Saturday, September 17, 2005

Beware Clover's glass jaw & who really knifed McInerney?

The Sydney Morning Herald explores Clover Moore's glass jaw and states that she has more control of Council than any other time to date. In fact Moore's urgent and paranoid seizure of chairmanship of all committees last Monday underlined her opponent's major criticism with her reign. Like a Pope she expects unquestioning obedience or excommunication. From the Lord Mayor's chair up high she issues instructions to her four puppet councilors. Except one - John McInerney who is reported and known to have stood up to her over-lordship. Why then was John not empowered to negototaite with myself or Chris Harris (or Labor for that matter) to save his Deputy Lord Mayoralty? Some have said that she wanted him punished for his independence of mind - but was happy for the opposition and fate as it were, to push the political knife on her behalf. John McInerney is a very good Councillor and the only true 'Independent' on her village people group. It is a disgrace she let him walk the plank without support.

Tim Dick writes today:

Clover Moore's grip on the controls of the city just got tighter, so be careful not to get in her way, warn her colleagues. Tim Dick reports.
Some people thrive on criticism. Some are broken by it. Some just don't tolerate it - from friend or foe - and are prepared to cop the consequences of not hearing it.
This week, Sydney's Lord Mayor, Clover Moore, discovered the ramifications of what her opponents say are the main irritants of her mayoralty: over-sensitivity, exclusion and taking credit for everything the council does, her idea or not.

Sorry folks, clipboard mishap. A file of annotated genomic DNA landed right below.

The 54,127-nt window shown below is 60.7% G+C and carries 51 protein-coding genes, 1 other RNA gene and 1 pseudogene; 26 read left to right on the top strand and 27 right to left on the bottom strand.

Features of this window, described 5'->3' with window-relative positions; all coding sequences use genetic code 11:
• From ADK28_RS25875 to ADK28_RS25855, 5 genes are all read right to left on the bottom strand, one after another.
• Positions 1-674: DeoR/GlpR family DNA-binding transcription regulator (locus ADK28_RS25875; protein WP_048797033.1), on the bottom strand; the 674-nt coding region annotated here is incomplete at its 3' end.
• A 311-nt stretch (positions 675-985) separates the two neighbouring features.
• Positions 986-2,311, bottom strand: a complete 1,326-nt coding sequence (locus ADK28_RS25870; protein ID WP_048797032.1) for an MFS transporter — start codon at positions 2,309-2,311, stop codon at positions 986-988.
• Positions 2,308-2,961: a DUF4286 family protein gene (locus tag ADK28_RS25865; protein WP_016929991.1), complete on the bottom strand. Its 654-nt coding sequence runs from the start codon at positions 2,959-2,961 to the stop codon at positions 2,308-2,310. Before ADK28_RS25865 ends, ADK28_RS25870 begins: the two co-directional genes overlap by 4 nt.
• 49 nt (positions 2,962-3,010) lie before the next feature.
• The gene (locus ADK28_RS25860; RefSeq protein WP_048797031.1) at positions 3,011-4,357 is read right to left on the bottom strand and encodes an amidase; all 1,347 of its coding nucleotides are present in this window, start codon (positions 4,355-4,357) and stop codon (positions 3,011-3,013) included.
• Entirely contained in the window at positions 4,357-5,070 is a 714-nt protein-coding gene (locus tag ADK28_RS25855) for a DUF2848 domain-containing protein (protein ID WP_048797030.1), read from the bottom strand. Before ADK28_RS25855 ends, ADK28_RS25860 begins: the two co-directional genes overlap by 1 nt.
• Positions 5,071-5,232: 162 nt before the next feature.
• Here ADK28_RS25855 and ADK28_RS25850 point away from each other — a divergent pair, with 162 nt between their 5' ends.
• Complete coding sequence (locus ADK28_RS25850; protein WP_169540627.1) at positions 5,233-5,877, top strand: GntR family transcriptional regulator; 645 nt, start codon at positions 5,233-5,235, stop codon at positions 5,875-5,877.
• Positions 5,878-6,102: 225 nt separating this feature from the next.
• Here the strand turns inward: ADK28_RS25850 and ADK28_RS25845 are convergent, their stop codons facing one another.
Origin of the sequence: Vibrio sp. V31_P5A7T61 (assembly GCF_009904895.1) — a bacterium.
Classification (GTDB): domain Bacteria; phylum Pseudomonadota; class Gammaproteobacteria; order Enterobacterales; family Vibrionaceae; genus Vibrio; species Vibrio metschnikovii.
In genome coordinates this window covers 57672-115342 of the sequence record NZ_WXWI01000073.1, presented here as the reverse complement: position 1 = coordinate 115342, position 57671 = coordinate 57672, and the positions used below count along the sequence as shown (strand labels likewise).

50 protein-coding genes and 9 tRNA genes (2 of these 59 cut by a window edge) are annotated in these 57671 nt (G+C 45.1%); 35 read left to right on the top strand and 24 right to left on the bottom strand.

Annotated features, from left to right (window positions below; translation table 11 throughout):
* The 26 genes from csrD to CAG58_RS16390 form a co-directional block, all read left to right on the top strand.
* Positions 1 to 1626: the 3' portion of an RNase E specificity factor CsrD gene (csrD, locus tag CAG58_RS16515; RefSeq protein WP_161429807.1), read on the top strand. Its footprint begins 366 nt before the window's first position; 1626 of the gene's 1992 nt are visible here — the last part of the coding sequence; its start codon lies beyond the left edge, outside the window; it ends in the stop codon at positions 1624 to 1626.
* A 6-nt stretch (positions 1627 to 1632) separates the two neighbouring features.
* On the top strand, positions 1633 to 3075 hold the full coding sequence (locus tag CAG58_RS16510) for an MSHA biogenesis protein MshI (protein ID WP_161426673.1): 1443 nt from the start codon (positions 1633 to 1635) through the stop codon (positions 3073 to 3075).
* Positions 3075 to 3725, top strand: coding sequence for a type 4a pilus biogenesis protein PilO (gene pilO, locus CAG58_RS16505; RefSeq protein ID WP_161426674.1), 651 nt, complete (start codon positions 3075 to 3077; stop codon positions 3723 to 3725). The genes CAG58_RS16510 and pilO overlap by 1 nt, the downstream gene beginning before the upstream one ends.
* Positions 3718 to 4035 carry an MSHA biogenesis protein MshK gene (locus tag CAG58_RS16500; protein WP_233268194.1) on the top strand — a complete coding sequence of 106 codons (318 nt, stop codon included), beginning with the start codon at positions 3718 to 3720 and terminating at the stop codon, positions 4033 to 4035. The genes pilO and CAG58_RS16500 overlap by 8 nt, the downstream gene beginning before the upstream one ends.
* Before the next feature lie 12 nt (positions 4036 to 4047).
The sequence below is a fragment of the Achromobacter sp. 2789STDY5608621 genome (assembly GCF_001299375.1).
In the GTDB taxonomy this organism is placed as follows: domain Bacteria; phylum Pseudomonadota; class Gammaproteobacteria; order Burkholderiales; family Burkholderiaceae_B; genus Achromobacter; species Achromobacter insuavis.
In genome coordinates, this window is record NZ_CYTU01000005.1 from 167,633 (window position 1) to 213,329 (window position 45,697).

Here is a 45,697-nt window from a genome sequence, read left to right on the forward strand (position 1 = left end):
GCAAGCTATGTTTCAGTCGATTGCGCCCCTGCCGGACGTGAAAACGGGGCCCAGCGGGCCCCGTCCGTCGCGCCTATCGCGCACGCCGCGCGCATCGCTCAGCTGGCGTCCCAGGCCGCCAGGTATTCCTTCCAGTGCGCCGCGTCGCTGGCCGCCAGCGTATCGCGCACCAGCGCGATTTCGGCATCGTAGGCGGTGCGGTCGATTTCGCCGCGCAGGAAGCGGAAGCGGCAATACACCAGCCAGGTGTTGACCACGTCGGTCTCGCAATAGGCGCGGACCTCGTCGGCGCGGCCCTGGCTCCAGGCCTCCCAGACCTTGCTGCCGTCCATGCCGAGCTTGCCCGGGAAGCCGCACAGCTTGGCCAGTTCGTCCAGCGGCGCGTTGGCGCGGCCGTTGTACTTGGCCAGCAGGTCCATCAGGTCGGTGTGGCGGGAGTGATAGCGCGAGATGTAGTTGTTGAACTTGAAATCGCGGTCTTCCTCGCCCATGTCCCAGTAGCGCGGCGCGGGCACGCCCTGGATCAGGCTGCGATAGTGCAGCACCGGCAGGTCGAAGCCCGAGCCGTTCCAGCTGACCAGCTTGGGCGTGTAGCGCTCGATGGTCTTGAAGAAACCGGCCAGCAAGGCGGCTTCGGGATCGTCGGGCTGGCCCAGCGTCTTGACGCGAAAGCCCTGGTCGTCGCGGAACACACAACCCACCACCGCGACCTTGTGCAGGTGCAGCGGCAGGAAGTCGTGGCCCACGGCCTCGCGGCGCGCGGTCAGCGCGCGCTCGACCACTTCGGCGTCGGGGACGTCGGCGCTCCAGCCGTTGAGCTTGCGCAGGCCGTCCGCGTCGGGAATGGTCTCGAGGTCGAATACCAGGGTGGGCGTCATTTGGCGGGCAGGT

Her deputy, the planning expert John McInerney, was dumped from office after the Greens councillor Chris Harris withdrew his support. Without it, McInerney lost by lot, a blind draw from a wooden box, prompting Moore to use a procedural rule to seize all seven of the council's committee chairmanships.
After being criticised for wanting two jobs, member of Parliament and mayor, she now has 10, including chairing the Central Sydney Planning Committee, a government-controlled body which approves major development.
Harris and Moore, a community independent with a decidedly green tinge, should be firm bedfellows. But, after Moore's promise last year to work co-operatively and constructively with other councillors, things have soured.
Harris now offers a scorching assessment of a remote leader who tolerates no criticism and rules her turf with the same party discipline she detests in Macquarie Street.
He hopes to run in the new seat of Sydney at the next state election - the successor to Moore's long-held Bligh electorate - which Moore suspects is fuelling his move.
But he says this week's events have little to do with his ambitions and everything to do with disappointment in her mayoralty, which forced him to vote with the Liberal councillor Shayne Mallard to install Labor's Verity Firth as deputy lord mayor. "I don't feel that I've been supported in [the green] agenda by Clover Moore's team. They've let me down on a number of times now on policy things they ought to have been much more active on," he says.
"If we had a good working relationship, where we did consult, I sat down with them and talked with them, and we nutted out these things, then sure, I would've been happy to support them."
Harris says he hasn't spoken to Moore for six months, except for social gatherings and formal meetings, with informal talks between all councillors stopped after just two meetings.